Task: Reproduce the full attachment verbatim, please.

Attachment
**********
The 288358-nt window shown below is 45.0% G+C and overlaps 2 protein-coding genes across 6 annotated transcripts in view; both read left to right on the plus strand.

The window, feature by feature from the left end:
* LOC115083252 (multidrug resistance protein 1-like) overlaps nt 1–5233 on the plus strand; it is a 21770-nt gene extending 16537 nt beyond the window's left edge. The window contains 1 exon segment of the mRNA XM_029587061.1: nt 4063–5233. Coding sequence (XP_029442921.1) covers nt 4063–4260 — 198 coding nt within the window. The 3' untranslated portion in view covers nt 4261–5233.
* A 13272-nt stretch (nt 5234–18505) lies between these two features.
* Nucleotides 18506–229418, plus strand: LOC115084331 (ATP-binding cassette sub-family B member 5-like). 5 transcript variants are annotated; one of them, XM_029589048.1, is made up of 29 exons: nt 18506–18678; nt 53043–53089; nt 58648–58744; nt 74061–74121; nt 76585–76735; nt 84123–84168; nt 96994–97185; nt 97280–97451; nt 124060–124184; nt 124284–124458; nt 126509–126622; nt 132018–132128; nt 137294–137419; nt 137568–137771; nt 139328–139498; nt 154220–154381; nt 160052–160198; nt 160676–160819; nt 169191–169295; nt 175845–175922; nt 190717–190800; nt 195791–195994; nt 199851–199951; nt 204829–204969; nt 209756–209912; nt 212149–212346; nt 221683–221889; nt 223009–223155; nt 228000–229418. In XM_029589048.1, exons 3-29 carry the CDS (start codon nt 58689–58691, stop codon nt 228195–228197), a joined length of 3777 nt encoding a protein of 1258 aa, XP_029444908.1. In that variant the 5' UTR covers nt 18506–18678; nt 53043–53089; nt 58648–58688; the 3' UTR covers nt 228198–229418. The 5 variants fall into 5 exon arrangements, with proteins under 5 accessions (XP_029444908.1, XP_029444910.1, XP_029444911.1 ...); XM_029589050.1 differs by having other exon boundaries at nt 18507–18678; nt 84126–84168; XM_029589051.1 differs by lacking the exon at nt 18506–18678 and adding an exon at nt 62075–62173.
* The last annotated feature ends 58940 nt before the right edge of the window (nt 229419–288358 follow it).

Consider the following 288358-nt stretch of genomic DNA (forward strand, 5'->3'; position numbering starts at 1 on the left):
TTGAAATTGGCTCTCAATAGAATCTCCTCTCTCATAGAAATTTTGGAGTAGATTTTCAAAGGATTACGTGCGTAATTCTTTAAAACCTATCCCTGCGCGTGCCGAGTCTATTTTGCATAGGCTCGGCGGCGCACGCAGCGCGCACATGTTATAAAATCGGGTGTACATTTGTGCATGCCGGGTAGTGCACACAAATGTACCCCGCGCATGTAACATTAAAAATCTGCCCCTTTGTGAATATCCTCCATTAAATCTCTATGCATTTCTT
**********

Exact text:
The 288358-nt window shown below is 45.0% G+C and overlaps 2 protein-coding genes across 6 annotated transcripts in view; both read left to right on the plus strand.

The window, feature by feature from the left end:
* LOC115083252 (multidrug resistance protein 1-like) overlaps nt 1–5233 on the plus strand; it is a 21770-nt gene extending 16537 nt beyond the window's left edge. The window contains 1 exon segment of the mRNA XM_029587061.1: nt 4063–5233. Coding sequence (XP_029442921.1) covers nt 4063–4260 — 198 coding nt within the window. The 3' untranslated portion in view covers nt 4261–5233.
* A 13272-nt stretch (nt 5234–18505) lies between these two features.
* Nucleotides 18506–229418, plus strand: LOC115084331 (ATP-binding cassette sub-family B member 5-like). 5 transcript variants are annotated; one of them, XM_029589048.1, is made up of 29 exons: nt 18506–18678; nt 53043–53089; nt 58648–58744; nt 74061–74121; nt 76585–76735; nt 84123–84168; nt 96994–97185; nt 97280–97451; nt 124060–124184; nt 124284–124458; nt 126509–126622; nt 132018–132128; nt 137294–137419; nt 137568–137771; nt 139328–139498; nt 154220–154381; nt 160052–160198; nt 160676–160819; nt 169191–169295; nt 175845–175922; nt 190717–190800; nt 195791–195994; nt 199851–199951; nt 204829–204969; nt 209756–209912; nt 212149–212346; nt 221683–221889; nt 223009–223155; nt 228000–229418. In XM_029589048.1, exons 3-29 carry the CDS (start codon nt 58689–58691, stop codon nt 228195–228197), a joined length of 3777 nt encoding a protein of 1258 aa, XP_029444908.1. In that variant the 5' UTR covers nt 18506–18678; nt 53043–53089; nt 58648–58688; the 3' UTR covers nt 228198–229418. The 5 variants fall into 5 exon arrangements, with proteins under 5 accessions (XP_029444908.1, XP_029444910.1, XP_029444911.1 ...); XM_029589050.1 differs by having other exon boundaries at nt 18507–18678; nt 84126–84168; XM_029589051.1 differs by lacking the exon at nt 18506–18678 and adding an exon at nt 62075–62173.
* The last annotated feature ends 58940 nt before the right edge of the window (nt 229419–288358 follow it).

Consider the following 288358-nt stretch of genomic DNA (forward strand, 5'->3'; position numbering starts at 1 on the left):
TTGAAATTGGCTCTCAATAGAATCTCCTCTCTCATAGAAATTTTGGAGTAGATTTTCAAAGGATTACGTGCGTAATTCTTTAAAACCTATCCCTGCGCGTGCCGAGTCTATTTTGCATAGGCTCGGCGGCGCACGCAGCGCGCACATGTTATAAAATCGGGTGTACATTTGTGCATGCCGGGTAGTGCACACAAATGTACCCCGCGCATGTAACATTAAAAATCTGCCCCTTTGTGAATATCCTCCATTAAATCTCTATGCATTTCTT